Cleanup event can be our ‘beanstalk’
Although the seed analogy may have been overused, it couldn’t be more fitting when it comes to talking about the county-wide cleanup.
Growing out of a decade worth of Ironton Volunteer Days and the efforts of Operation TLC to clean up the county, every citizen should be proud that this event is set to truly sprout next Saturday.
More than 30 groups and 750 individuals have committed to this project that will truly live up to its name and touch on just about every part of Lawrence County.
Having participated in several cleanup events over the years, and covered several more for the newspaper, it was often disappointing to see poor attendance and a lack of support.
But in recent years it truly seems that community pride has grown, and it has grown from the seeds planted by organizations like the Friends of Ironton, Ironton in Bloom, Operation TLC, The Boy Scouts of America and many others.
And although the support organizers are expecting for the cleanup seems to be a tremendous start, this is really just the tip of the iceberg.
The county-wide cleanup isn’t about one group or one organization. It is about taking pride in where we live and trying to make it a better place for everyone.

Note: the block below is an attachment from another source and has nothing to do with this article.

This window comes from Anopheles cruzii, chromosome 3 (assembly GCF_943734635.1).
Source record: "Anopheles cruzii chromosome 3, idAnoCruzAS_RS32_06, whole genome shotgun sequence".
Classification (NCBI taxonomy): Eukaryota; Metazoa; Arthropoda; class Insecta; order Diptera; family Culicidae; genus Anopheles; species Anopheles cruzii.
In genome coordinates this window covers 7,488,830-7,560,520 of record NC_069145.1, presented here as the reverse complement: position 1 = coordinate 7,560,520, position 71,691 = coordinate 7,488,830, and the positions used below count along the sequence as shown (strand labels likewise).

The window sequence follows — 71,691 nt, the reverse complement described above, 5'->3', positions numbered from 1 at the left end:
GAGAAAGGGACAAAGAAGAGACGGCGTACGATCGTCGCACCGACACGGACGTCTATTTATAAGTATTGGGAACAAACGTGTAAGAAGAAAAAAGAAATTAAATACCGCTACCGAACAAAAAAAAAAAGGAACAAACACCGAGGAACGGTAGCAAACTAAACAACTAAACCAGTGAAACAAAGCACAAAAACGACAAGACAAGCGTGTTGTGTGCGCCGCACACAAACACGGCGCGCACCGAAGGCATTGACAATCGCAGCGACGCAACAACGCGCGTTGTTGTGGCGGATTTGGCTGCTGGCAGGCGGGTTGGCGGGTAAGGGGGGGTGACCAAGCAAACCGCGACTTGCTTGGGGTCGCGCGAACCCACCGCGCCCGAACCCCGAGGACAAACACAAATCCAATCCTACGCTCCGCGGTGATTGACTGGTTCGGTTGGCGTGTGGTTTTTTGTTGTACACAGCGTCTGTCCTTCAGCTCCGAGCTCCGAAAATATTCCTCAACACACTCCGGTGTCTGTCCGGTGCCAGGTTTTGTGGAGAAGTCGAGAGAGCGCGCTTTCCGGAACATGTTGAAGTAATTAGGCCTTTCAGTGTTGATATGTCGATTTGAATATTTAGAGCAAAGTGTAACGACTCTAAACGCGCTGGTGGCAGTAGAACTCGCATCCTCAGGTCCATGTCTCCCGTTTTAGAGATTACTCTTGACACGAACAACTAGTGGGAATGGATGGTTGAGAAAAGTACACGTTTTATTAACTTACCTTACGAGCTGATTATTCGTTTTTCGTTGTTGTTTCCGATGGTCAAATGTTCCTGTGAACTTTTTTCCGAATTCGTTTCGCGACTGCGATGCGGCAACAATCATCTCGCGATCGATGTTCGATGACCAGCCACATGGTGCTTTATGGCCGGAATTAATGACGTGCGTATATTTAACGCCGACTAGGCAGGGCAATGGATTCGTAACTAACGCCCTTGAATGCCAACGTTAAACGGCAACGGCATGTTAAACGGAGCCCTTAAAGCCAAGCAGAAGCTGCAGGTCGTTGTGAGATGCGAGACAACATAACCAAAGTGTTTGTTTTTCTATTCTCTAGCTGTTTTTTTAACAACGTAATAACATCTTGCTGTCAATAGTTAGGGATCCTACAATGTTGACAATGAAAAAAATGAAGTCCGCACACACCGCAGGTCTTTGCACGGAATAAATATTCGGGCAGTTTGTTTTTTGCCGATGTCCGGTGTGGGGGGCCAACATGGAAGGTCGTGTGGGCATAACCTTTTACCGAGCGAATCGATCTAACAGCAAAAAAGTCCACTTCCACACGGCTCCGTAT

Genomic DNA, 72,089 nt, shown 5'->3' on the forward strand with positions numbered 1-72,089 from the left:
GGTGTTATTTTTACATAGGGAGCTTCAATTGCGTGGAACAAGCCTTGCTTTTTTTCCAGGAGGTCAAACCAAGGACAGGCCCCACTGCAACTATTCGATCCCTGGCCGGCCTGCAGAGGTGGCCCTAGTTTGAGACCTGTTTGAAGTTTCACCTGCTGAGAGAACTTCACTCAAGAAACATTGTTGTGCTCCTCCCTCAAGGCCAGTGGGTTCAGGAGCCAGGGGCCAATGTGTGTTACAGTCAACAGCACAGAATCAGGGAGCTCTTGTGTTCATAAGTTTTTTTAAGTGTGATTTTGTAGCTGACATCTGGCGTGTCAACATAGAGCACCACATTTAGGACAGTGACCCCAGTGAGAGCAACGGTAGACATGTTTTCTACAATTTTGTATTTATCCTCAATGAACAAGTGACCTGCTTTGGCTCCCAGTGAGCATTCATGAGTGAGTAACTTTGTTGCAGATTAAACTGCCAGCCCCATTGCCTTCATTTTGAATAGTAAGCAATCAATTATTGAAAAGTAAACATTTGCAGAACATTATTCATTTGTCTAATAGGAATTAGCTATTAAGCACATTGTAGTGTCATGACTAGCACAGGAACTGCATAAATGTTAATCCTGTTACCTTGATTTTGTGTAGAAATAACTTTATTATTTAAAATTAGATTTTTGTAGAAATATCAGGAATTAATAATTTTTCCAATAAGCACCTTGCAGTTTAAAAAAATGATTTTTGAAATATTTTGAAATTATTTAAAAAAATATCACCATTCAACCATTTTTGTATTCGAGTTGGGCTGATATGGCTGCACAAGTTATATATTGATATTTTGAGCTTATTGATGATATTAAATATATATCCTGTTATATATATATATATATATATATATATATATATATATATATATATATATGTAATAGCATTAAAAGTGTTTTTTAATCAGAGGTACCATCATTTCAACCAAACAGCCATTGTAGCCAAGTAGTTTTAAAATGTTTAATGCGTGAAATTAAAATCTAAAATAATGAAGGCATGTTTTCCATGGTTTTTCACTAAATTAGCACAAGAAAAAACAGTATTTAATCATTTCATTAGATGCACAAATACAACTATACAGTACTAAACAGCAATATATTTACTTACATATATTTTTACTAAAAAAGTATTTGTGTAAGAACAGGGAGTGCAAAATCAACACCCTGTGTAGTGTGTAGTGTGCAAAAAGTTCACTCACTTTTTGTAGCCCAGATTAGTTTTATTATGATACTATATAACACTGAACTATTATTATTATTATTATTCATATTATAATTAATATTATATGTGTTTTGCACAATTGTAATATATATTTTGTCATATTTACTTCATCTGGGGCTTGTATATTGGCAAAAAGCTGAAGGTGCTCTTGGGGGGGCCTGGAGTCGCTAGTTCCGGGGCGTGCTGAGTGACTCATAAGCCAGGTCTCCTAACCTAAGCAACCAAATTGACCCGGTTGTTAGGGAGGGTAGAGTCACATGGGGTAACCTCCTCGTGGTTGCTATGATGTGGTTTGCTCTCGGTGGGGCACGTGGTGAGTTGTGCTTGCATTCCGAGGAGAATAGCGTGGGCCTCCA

In fact, I challenge every citizen of Lawrence County — from Hanging Rock to Miller and all the way to Blackfork — to do something Saturday to beautify your property or your neighborhood.
It might be as simple as cutting the grass, trimming the hedges or planting some flowers. It might be on a larger scale and include organizing some sort of neighborhood cleanup.
And I’ll even take that a step farther.
I challenge every elected official to participate in this event and lead by example.
I hope to see our county commissioners, our city and village councilmen and women and all government employees.
After all, these communities support these men and women so it only seems right that these people return the favor and give something back.
Having a 15-month-old daughter has given me the pleasure of reacquainting myself with many of the nursery tales and children’s stories that I hadn’t read in years.
In many ways, this event can be our “beanstalk” and we all have a chance to be “Jack.”
Those who have participated in this event over the years planted the seed that is now growing far better than I think anyone imagined.
And if we follow this path — climb the “beanstalk” if you will — it can take us to a magical place. And while it may not be inhabited by giants, it can help make our community even more special.
The key is that we must not be afraid to start climbing.
Michael Caldwell is publisher of The Tribune. To reach him, call (740) 532-1445 ext. 24 or by e-mail at firstname.lastname@example.org.